Patience vs. Patients: How to Choose the Right Word

These terms sound the same, but they have very different meanings

Doctor checking senior mans back in examination room
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The words "patience" and "patients" are homophones: they sound the same but have very different meanings. The noun "patience" refers to the ability to wait or endure hardship for a long time without becoming upset. The noun "patients" is the plural form of patient—someone who receives medical care. There are a few tricks to learning which term to use and when.

How to Use "Patience"

"Patience" means possessing or having the capacity to be "patient." Someone who is "patient" is not in a hurry and can wait calmly and in a relaxed manner for what comes next. Put another way, "patience" means not being hasty or impetuous. A sentence using the word might read: He had the "patience" to wait for three hours while his son was at football practice.

How to Use "Patients"

Use "patients" whenever you are talking about those who have been admitted to a hospital, are undergoing medical care, or are even awaiting treatment in a doctor's office waiting room. Additionally, individuals who are under a doctor's care, or even those who visit a hospital emergency room or doctor's office for treatment, are considered to be "patients." A sentence using this term might read: Because of the way health care is today, most doctors in private practice have to see many "patients" each day.

Examples

Using the terms in context in everyday language can give you a clearer picture of when to use "patience" or "patients." As this anonymous quote makes clear:

  • One thing a mother must always save for a rainy day is "patience."

Thinking of mothers as people who are willing to calmly endure many hardships, reminds you that, as a group, they show a lot of "patience." By contrast, individuals dealing with the health system are often "patients," as in:

  • Growing numbers of "patients" are now sharing their medical data online.

You might even combine the two terms in one sentence:

  • Considering the state of today's health system, "patients" (those under medical care) have to show a lot of "patience" (the ability to wait calmly).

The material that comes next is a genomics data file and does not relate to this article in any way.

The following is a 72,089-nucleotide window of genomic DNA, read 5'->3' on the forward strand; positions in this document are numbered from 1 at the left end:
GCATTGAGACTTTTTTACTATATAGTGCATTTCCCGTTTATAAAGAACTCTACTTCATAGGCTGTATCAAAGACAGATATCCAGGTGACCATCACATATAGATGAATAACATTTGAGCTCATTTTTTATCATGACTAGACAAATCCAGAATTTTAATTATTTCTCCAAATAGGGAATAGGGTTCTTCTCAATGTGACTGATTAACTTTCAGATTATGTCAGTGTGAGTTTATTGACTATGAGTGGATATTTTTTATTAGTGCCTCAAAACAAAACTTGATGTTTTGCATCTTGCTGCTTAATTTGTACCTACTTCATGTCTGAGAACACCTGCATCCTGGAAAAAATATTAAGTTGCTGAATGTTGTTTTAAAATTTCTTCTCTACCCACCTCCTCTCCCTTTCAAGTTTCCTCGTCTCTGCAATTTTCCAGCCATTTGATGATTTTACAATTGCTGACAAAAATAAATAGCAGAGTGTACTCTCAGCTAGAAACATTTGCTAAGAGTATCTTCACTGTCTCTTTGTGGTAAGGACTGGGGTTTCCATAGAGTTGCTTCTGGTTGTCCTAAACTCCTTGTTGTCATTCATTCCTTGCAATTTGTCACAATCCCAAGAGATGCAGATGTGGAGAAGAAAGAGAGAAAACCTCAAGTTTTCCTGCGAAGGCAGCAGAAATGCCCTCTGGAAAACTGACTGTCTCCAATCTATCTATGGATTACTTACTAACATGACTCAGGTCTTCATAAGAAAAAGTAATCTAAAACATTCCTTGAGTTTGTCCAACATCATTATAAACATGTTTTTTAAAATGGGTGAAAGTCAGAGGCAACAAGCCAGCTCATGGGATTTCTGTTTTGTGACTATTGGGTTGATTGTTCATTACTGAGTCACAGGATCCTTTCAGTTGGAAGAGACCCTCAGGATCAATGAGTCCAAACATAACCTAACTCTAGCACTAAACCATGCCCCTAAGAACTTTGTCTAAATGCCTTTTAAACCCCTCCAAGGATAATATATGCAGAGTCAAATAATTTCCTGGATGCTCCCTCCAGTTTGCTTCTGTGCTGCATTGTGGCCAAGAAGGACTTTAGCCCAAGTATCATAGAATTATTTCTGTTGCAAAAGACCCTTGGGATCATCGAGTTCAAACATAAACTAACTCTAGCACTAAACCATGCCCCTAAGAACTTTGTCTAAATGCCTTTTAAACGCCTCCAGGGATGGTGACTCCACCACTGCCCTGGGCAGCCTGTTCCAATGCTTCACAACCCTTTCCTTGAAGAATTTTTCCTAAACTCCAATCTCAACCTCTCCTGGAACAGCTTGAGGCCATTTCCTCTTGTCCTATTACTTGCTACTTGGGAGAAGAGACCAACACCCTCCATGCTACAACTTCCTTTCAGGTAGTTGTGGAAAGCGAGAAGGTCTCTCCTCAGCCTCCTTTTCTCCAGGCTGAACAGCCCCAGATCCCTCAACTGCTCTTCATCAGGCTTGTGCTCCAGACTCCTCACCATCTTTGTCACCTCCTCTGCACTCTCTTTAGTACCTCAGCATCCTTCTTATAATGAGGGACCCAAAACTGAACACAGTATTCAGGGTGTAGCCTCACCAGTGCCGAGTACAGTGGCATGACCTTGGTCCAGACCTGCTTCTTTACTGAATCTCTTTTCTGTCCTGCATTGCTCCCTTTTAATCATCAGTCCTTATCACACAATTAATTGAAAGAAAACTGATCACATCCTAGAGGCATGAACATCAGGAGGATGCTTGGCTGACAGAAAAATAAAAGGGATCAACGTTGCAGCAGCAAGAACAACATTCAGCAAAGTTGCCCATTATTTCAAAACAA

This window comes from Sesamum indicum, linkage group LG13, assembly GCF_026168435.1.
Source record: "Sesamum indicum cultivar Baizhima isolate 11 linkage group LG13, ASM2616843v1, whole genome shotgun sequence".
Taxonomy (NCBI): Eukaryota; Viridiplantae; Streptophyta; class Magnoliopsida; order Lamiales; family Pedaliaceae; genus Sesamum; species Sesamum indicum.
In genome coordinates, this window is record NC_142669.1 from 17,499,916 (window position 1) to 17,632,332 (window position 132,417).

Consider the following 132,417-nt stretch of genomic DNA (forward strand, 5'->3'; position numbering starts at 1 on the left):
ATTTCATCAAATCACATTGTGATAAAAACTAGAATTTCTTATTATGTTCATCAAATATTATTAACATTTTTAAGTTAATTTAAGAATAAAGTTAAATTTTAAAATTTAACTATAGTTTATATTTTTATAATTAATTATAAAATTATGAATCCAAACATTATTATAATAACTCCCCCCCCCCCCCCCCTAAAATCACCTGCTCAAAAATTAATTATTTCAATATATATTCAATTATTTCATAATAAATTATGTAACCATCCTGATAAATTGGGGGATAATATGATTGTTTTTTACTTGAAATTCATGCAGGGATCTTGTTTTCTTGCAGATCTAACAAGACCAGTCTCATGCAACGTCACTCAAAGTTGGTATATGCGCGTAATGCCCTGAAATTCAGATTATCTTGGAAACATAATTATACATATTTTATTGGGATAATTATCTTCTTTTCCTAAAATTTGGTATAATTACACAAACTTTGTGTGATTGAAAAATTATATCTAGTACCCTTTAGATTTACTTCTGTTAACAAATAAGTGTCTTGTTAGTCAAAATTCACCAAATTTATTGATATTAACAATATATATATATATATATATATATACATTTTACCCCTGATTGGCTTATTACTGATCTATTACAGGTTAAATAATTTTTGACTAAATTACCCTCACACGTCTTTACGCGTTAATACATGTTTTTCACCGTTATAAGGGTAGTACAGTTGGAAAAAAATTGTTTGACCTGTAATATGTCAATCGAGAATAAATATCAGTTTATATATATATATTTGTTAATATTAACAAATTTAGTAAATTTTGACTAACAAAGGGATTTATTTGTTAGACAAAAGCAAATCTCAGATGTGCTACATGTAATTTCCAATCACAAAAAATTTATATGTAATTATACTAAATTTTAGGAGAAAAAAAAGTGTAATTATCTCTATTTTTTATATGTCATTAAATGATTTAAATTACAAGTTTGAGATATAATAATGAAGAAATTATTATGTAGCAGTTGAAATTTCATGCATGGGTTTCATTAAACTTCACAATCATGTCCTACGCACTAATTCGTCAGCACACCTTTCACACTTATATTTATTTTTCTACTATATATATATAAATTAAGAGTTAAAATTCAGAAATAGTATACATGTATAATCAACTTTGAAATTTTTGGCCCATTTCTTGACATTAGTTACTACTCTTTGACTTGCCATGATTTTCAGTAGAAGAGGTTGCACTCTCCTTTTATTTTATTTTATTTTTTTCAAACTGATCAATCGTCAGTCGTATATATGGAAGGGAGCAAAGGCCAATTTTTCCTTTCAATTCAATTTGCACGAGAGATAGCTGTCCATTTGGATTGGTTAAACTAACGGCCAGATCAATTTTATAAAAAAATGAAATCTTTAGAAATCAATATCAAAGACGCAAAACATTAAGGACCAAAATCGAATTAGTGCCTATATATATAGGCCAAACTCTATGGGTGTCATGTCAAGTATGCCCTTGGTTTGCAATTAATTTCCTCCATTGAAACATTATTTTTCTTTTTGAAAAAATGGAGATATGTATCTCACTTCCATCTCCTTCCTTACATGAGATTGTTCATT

How to Remember the Difference

An easy mnemonic device you can use to help you remember when to use "patience" is embedded in its definition: To have "patience," you have to be able to wait calmly. Both "patience" and calmly contain the letter "c." By contrast, if you visit a doctor for treatment, you are a patient. Both a "doctor" and her "patients" contain at least one "t."

The Adjective Form of "Patience"

What makes "patience" tricky is that its adjective form is "patient." Since this is the same spelling as the word for a person receiving medical care, the only way to distinguish between the two is by looking at the context of the sentence. For example, suppose you say:

  • The doctor had many "patients."

It's clear that in this case "patients" refers to those receiving medical care or are being seen by a doctor. By contrast, if you say:

  • The customers were very "patient" as they waited their turn in line.

It's clear that the sentence is referring to customers who had the attribute of being "patient." You can use both terms logically in a sentence:

  • The "patients" were very "patient" as they waited for the doctor.

In this case, the "patients" (individuals seeking medical care) were "patient" (showed a calm willingness to wait) to see the doctor. You can correctly use the noun form of each word and say, essentially, the same thing:

  • The "patients" showed great "patience" as they waited to be seen by the doctor

Practice

To see if you understand the difference between "patience" and "patients," take this brief quiz.

  1. The crisis in emergency care is taking its toll on doctors, nurses, and _____.
  2. "Now look, Peggy. I'm running out of money and I'm running out of _____. Either you are going to marry me or not, and I want to know right now." (Barry Goldwater, quoted by John W. Dean in "Pure Goldwater.")

Answers

  1. The crisis in emergency care is taking its toll on doctors, nurses, and patients.
  2. "Now look, Peggy. I'm running out of money and I'm running out of patience. Either you are going to marry me or not, and I want to know right now."

Sources